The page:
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Guns

To consider the UK gun laws, and reflect on their purpose.

by James Lamont

Suitable for Key Stage 4/5

Aims

To consider the UK gun laws, and reflect on their purpose.

Preparation and materials

  • None required.

Assembly

  1. In 2012, London will host the Olympic and Paralympic Games. The stadia and facilities are under construction, and athletes are training hard. One team that has an unusual training regime, however, is the shooting team. Guns are almost entirely prohibited in the United Kingdom, and this ban stretches even to the team. They have been training in Switzerland.
  2. Over the course of the twentieth century, nearly all guns were progressively outlawed. Those that remain require licensing and justification, and failure to provide them is a criminal offence. These laws have been pushed through by tragic incidences of violence. In 1987, a man shot and killed 16 people in Hungerford, Berkshire. In 1997, 16 primary school-age children and their teacher were killed in the Dunblane massacre. The response to the latter was to outlaw handguns, which had previously been available to licensed owners.
  3. There is no large pro-gun-rights organization in the UK. The UK has some of the world’s strictest gun-control laws, and this appears to be in keeping with the will of the people. This can be compared with the United States, in which the National Rifle Association, headed by the actor Charlton Heston, lobbies vigorously for gun rights. The US constitution guarantees a right to bear arms, a passage initially designed to enable a citizen’s militia to defend the homeland. In the present day, however, the US is a peaceful society ruled by law and defended by the most powerful armed forces in the world, so guns are normally held for purposes of self-defence or sport. Constitutional scholars debate whether the modern US needs a right to bear arms, in the wake of the damage done to society by gun crime. Of course, a right is barely a right if the government can remove it against the people’s wishes.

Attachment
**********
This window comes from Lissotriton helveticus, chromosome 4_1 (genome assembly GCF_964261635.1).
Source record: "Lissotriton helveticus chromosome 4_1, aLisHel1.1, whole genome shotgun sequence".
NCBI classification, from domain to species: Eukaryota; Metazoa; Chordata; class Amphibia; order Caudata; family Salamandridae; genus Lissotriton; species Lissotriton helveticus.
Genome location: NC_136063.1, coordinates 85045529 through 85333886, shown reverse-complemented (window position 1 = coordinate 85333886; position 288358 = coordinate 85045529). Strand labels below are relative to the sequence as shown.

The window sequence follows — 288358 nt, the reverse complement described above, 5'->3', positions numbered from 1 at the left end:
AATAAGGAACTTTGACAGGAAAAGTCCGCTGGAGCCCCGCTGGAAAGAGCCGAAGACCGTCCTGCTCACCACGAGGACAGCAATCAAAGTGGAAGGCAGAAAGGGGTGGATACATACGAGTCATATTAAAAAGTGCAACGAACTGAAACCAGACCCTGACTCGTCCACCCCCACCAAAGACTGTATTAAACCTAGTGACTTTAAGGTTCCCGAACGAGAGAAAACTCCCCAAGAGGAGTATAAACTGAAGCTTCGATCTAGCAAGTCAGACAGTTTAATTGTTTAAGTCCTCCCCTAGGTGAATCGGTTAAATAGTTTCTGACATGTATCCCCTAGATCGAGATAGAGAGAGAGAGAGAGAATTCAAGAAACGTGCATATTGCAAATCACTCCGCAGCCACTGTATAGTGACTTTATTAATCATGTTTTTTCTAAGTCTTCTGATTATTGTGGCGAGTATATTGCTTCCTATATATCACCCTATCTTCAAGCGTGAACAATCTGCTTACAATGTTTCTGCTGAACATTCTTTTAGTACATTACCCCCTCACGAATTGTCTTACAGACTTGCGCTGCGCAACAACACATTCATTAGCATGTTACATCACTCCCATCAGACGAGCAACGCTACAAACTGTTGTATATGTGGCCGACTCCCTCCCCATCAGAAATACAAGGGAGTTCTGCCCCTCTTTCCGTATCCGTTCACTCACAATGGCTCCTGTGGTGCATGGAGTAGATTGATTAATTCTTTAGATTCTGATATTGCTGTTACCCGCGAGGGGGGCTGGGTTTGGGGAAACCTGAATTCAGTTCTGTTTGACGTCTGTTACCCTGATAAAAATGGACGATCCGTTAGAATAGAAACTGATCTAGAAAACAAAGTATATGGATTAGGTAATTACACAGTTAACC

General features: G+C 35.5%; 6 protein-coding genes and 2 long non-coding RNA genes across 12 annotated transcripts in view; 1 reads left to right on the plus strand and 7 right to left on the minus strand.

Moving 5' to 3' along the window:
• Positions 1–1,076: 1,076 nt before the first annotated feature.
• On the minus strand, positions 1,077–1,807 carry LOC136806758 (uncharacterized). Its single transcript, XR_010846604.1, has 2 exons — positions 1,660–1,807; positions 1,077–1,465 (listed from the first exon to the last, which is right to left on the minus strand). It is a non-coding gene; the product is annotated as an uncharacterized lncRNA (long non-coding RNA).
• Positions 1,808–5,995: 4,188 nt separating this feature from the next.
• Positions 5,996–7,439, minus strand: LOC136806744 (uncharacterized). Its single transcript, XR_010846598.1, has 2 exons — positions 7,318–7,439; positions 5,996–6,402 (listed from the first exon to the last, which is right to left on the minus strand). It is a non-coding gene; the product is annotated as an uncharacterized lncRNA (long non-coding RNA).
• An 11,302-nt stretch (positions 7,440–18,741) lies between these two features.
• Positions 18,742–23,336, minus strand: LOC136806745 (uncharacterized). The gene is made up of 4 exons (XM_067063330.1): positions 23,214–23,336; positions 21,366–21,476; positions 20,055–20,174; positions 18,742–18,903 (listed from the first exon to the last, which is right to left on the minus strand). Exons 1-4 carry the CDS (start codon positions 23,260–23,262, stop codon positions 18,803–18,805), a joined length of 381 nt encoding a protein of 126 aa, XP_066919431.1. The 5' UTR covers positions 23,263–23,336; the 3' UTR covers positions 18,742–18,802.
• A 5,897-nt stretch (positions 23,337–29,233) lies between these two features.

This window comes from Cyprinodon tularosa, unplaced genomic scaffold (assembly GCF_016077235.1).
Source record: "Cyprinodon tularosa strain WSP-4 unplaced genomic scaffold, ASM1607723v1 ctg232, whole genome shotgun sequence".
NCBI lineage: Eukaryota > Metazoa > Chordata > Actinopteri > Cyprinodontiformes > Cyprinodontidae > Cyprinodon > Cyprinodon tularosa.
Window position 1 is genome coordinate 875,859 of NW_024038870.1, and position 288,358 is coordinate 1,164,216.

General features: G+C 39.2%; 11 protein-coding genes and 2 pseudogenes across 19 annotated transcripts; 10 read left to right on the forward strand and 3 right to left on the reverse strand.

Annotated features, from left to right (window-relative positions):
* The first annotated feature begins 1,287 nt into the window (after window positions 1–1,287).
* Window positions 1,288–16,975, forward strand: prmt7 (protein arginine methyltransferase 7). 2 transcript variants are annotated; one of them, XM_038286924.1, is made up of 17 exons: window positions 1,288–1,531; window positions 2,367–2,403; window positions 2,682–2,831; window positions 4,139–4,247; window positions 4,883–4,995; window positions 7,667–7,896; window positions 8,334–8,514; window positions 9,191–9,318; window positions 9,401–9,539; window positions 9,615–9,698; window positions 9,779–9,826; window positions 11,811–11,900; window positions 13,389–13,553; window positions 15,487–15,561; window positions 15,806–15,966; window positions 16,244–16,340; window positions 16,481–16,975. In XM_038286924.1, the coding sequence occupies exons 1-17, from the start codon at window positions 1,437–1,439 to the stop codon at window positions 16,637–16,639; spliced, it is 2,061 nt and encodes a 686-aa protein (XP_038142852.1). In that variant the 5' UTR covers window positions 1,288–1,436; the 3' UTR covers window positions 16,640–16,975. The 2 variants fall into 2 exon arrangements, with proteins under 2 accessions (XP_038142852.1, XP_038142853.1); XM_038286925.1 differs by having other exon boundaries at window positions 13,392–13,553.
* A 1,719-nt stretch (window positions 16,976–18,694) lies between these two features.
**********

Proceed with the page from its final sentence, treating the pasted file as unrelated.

4. Gun advocates argue that guns do not kill people; people kill people. There is some truth in this claim. A gun is but a tool, and to use it, except in the rare and tragic cases of accidental shooting, requires a motive and an intent. But on the other hand, guns make it all too easy to turn an argument or disagreement into something much more ugly. An illustrative case is that of Tony Martin, who in 1999 discovered a group of burglars in his home. He was a licensed gun owner and shot one burglar dead as he attempted to escape. This raises all sorts of ethical problems. It is fair enough that Martin wanted to defend his home. But it is hard to justify, in the modern world, the killing of burglars who are attempting to escape. Martin’s gun ownership put him in the position where he was both able to, and felt justified in, taking another’s life when his own life was not at risk. He went to prison for manslaughter. Although he was caught stealing, the dead burglar did not deserve to die.
  5. People are not entirely rational all the time. Rage, stress or misery can all take their toll and impede normal rational thought. A gun can kill easily in a second. Ask a gun-crime perpetrator in prison how they feel about their crime and most will say they regret it.

Time for reflection

Just a few months after the tragic shootings in Cumbria, by a man in legal possession of lethal weapons, how do you feel about gun laws?

Do you think it right that this country has such strict gun laws?

Could you justify easing the laws – or would that lead to a rise in shootings and subsequent deaths?

The world’s major religions all teach that we should treat others as we would like to be treated. Where do guns figure within that?

Prayer

We remember all those who have lost loved ones through shootings.

We pray that we might be able to resolve difficulties and disputes without resorting to violence, through negotiation, dialogue and working together.

May we be peacemakers, rather than bringers of violence, throughout our lives.

Amen.

Publication date: September 2010   (Vol.12 No.9)    Published by SPCK, London, UK.
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